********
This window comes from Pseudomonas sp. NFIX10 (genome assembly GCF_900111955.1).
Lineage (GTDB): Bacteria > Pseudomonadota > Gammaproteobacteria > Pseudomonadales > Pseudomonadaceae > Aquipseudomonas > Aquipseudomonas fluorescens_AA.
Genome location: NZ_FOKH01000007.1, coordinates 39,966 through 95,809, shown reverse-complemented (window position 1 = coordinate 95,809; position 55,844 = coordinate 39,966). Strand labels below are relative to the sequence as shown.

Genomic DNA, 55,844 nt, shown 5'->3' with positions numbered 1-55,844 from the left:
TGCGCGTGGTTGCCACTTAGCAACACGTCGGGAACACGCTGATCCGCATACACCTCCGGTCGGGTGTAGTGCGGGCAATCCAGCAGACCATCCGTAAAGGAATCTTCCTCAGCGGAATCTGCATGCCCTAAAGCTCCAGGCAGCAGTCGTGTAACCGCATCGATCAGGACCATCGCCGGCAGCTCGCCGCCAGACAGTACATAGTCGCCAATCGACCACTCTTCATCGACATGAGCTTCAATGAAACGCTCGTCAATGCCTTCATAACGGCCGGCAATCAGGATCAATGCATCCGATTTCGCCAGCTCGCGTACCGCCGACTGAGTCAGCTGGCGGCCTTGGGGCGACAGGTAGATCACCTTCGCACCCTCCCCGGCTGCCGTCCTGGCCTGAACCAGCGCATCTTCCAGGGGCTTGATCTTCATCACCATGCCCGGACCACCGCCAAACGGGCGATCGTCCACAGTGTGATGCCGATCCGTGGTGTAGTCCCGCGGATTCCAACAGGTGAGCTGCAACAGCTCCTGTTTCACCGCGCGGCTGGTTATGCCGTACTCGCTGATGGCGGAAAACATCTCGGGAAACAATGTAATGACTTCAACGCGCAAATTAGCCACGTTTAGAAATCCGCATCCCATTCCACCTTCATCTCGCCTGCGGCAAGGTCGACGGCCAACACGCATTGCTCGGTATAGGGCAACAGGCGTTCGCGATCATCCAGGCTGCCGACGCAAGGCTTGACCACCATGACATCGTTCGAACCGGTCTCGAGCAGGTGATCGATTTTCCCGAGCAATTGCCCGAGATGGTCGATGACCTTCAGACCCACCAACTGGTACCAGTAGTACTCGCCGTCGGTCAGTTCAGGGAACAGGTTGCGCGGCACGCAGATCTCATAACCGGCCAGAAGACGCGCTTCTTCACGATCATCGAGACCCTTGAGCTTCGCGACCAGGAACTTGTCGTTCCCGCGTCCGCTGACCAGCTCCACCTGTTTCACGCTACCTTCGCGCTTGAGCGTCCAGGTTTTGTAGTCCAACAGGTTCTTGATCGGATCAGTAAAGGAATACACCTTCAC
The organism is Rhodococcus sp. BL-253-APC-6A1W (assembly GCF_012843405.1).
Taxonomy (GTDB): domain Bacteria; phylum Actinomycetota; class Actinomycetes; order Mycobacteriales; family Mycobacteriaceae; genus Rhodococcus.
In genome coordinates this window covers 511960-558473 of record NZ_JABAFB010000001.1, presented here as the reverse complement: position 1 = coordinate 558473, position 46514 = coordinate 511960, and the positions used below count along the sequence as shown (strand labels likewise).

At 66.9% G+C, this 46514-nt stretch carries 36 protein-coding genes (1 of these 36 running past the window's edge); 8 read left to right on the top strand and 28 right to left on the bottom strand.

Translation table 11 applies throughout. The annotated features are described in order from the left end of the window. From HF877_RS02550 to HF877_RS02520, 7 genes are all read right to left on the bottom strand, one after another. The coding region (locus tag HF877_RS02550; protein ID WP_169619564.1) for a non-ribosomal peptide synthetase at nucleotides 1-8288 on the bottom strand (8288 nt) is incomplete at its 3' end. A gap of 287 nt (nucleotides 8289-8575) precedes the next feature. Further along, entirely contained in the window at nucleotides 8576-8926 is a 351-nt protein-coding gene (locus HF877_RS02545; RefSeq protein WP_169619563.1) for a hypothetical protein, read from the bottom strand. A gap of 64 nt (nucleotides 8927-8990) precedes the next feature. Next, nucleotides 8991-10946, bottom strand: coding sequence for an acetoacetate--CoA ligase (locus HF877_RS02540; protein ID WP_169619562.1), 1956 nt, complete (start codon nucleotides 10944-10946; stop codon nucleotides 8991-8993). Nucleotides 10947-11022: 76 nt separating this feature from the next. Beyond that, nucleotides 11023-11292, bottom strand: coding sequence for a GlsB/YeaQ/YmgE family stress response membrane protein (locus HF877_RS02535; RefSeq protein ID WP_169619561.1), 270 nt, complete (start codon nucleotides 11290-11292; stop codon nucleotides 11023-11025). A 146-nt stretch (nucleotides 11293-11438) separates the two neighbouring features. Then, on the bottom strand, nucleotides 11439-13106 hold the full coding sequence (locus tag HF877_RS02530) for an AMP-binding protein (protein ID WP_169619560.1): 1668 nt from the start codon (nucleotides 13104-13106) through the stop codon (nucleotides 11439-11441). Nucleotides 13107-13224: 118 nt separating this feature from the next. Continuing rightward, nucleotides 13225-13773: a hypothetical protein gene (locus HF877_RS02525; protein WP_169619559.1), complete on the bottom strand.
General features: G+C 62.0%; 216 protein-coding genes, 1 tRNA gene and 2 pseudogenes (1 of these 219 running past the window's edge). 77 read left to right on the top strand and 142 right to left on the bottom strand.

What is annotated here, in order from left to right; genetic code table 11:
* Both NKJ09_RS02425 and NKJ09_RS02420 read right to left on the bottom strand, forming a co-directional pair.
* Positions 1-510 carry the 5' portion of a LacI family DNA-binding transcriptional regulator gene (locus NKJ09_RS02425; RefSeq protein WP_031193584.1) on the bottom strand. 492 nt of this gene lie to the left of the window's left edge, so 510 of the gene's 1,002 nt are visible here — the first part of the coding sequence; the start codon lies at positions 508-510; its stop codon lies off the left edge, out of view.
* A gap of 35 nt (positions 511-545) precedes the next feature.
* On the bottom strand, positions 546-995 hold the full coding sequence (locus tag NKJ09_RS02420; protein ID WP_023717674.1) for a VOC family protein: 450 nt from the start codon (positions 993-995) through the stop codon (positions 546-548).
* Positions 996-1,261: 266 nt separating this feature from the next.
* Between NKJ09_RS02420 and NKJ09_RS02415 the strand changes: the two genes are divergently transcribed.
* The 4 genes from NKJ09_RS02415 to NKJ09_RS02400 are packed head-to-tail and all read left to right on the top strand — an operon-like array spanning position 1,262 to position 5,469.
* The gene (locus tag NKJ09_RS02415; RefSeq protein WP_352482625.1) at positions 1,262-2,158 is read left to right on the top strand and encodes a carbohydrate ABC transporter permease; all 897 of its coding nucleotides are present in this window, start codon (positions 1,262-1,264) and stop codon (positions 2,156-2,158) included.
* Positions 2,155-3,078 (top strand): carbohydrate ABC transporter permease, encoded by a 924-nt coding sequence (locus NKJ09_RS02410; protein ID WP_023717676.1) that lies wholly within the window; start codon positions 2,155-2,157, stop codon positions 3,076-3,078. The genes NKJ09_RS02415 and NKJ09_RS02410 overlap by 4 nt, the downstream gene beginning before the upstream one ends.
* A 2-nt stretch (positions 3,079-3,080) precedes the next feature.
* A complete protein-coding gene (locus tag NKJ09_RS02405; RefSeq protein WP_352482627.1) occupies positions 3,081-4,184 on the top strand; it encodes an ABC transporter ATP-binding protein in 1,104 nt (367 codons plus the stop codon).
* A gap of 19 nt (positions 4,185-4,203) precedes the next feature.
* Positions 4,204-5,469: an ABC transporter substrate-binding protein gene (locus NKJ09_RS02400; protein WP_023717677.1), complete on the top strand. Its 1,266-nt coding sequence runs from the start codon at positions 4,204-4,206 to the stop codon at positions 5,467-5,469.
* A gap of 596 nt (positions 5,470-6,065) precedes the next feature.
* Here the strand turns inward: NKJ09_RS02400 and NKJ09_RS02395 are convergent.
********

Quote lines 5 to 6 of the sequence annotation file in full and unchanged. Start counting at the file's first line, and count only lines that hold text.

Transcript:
TGCGCGTGGTTGCCACTTAGCAACACGTCGGGAACACGCTGATCCGCATACACCTCCGGTCGGGTGTAGTGCGGGCAATCCAGCAGACCATCCGTAAAGGAATCTTCCTCAGCGGAATCTGCATGCCCTAAAGCTCCAGGCAGCAGTCGTGTAACCGCATCGATCAGGACCATCGCCGGCAGCTCGCCGCCAGACAGTACATAGTCGCCAATCGACCACTCTTCATCGACATGAGCTTCAATGAAACGCTCGTCAATGCCTTCATAACGGCCGGCAATCAGGATCAATGCATCCGATTTCGCCAGCTCGCGTACCGCCGACTGAGTCAGCTGGCGGCCTTGGGGCGACAGGTAGATCACCTTCGCACCCTCCCCGGCTGCCGTCCTGGCCTGAACCAGCGCATCTTCCAGGGGCTTGATCTTCATCACCATGCCCGGACCACCGCCAAACGGGCGATCGTCCACAGTGTGATGCCGATCCGTGGTGTAGTCCCGCGGATTCCAACAGGTGAGCTGCAACAGCTCCTGTTTCACCGCGCGGCTGGTTATGCCGTACTCGCTGATGGCGGAAAACATCTCGGGAAACAATGTAATGACTTCAACGCGCAAATTAGCCACGTTTAGAAATCCGCATCCCATTCCACCTTCATCTCGCCTGCGGCAAGGTCGACGGCCAACACGCATTGCTCGGTATAGGGCAACAGGCGTTCGCGATCATCCAGGCTGCCGACGCAAGGCTTGACCACCATGACATCGTTCGAACCGGTCTCGAGCAGGTGATCGATTTTCCCGAGCAATTGCCCGAGATGGTCGATGACCTTCAGACCCACCAACTGGTACCAGTAGTACTCGCCGTCGGTCAGTTCAGGGAACAGGTTGCGCGGCACGCAGATCTCATAACCGGCCAGAAGACGCGCTTCTTCACGATCATCGAGACCCTTGAGCTTCGCGACCAGGAACTTGTCGTTCCCGCGTCCGCTGACCAGCTCCACCTGTTTCACGCTACCTTCGCGCTTGAGCGTCCAGGTTTTGTAGTCCAACAGGTTCTTGATCGGATCAGTAAAGGAATACACCTTCAC
The organism is Rhodococcus sp. BL-253-APC-6A1W (assembly GCF_012843405.1).